Trapattoni focuses on middle men
SOCCER:HIS SQUAD may still be a work in progress given the number of injuries he is having to contend with but Giovanni Trapattoni’s side was showing early signs of coming together yesterday in Malahide, where the Italian spent the morning mulling over which three from four central midfielders might start against Germany.
With scan results putting paid to any lingering hope that Glenn Whelan, Sean St Ledger (who said last night he will be out for four weeks) or James McClean might feature on Friday, Ciarán Clark was called into the squad to offer options in several areas of the pitch.
The Aston Villa defender should train this morning by which time both Aiden McGeady and Robbie Keane should have touched down too.
John O’Shea, Trapattoni all but confirmed, will play in central defence rather than at right back, while Keane will lead an attack that will be supported by Aiden McGeady from one flank and either Jonathan Walters or Simon Cox from the other.
The lingering questions, it seems, are whether it will be Walters or Cox out wide; who will start at right back; and who Trapattoni will choose to complete his central midfield.
The manager made little attempt to disguise his search for an answer to the third question during training yesterday, with Keith Fahey and David Meyler taking it in turns to slot in alongside Keith Andrews and James McCarthy.
Trapattoni said afterwards he has three days to decide between the pair who, he suggested, would bring different attributes to the team, with Meyler considered physically stronger and more disciplined in terms of the formation and Fahey technically better.
Whatever he opts to do, it will be a significant departure for a coach who has never previously fielded an Ireland team that included an orthodox three- man midfield. Previous attempts at changing things in this area of the pitch have tended to involve asking a striker to drop back and lend a hand or push a midfielder into a supporting striker’s role.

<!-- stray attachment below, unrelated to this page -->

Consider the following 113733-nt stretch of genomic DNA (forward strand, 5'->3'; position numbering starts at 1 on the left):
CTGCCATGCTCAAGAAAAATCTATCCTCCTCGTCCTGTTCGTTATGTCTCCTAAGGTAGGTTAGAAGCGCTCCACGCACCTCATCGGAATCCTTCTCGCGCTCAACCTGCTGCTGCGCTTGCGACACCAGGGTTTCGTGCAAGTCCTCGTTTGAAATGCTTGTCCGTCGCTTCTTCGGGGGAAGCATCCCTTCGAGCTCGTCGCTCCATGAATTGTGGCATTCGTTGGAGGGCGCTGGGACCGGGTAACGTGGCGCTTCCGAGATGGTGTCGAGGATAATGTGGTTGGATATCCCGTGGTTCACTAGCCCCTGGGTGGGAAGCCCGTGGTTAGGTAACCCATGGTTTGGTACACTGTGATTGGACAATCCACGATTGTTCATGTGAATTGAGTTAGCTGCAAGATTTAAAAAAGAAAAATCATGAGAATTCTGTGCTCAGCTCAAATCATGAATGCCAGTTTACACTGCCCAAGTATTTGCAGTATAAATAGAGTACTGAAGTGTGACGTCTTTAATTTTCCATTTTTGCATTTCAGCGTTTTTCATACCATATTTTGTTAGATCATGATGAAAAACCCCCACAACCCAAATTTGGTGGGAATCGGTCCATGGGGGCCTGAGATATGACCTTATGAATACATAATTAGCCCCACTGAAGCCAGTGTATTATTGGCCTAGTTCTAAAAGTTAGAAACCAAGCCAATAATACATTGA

Asked if he might attempt a repeat of an approach that didn’t go well for him in Gdansk where Spain simply swept through the Irish midfield, reinforced or not, Trapattoni said no.
“We need a striker who can keep the ball, play with the ball but remember it’s gone bad for us against Spain. We need to attack as well as to defend but this time I think we need a pure midfield.”
Keane’s performance against the Spaniards was hardly seen as a triumph but Trapattoni insists his skipper’s “personality” makes him an automatic choice for a game like this.
Denying the Germans space or options when they are on the ball will be vital to Ireland’s hopes of securing a result, he says.
Trapattoni put Italy’s comfortable victory over Germany at the European championships down to Cesare Prandelli’s side being so effective at curbing the German’s tremendous passing and movement when in possession.
“In Italy,” he said, “we have that quality in midfield. We have not the biggest or the strongest players there but they are quick and organised on the pitch. In England (the Premier League) they do not consider so much how to deny opponents space when they have the ball but we must do that in this game.”
He had, he said, sought to work on this aspect of Ireland’s game in yesterday morning’s training session but, he conceded, “we cannot change so much in two or three days”.
He has little option but to change quite a few things, however, and particularly at right back where he needs somebody capable of containing Lukas Podolski.
Going on previous selections Stephen Kelly is the most obvious choice, with Paul McShane another serious contender. Trapattoni did mention Marc Wilson in connection with the role before appearing to settle more favourably on Séamus Coleman because, it seemed, he might be better equipped to push forward too.
“Sometimes,” he said, “we need a defender to go like a winger. Wilson plays with geometry (stays in position well). Coleman goes. We will have to decide.”
Out wide, Cox and Walters would appear as yet to be neck and neck to start.
Joachim Loew has called Hamburg’s Heiko Westermann into his squad for the games against the Republic of Ireland and Sweden after Mats Hummels joined Lars Bender in withdrawing from the travelling party for Dublin due to injury.
Hummels was forced out with a hip injury and the manager, who was already without injured striker Mario Gomez and suspended defender Phillip Lahm for the game at the Aviva Stadium, has called up Westermann for the first time in almost two years.
Per Mertesacker is now expected to partner Holger Badstuber of Bayern Munich at the heart of the German defence while Bastian Schweinsteiger, who missed last month’s two wins due to an ankle injury will return to the team’s midfield.– EMMET MALONE